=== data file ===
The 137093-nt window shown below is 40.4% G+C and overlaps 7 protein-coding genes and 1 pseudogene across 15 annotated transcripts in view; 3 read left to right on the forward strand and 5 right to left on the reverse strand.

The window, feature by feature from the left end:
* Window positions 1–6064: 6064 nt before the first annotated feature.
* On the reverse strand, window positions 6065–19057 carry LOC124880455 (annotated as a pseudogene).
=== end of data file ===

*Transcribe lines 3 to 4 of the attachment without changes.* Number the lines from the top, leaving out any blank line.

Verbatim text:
* Window positions 1–6064: 6064 nt before the first annotated feature.
* On the reverse strand, window positions 6065–19057 carry LOC124880455 (annotated as a pseudogene).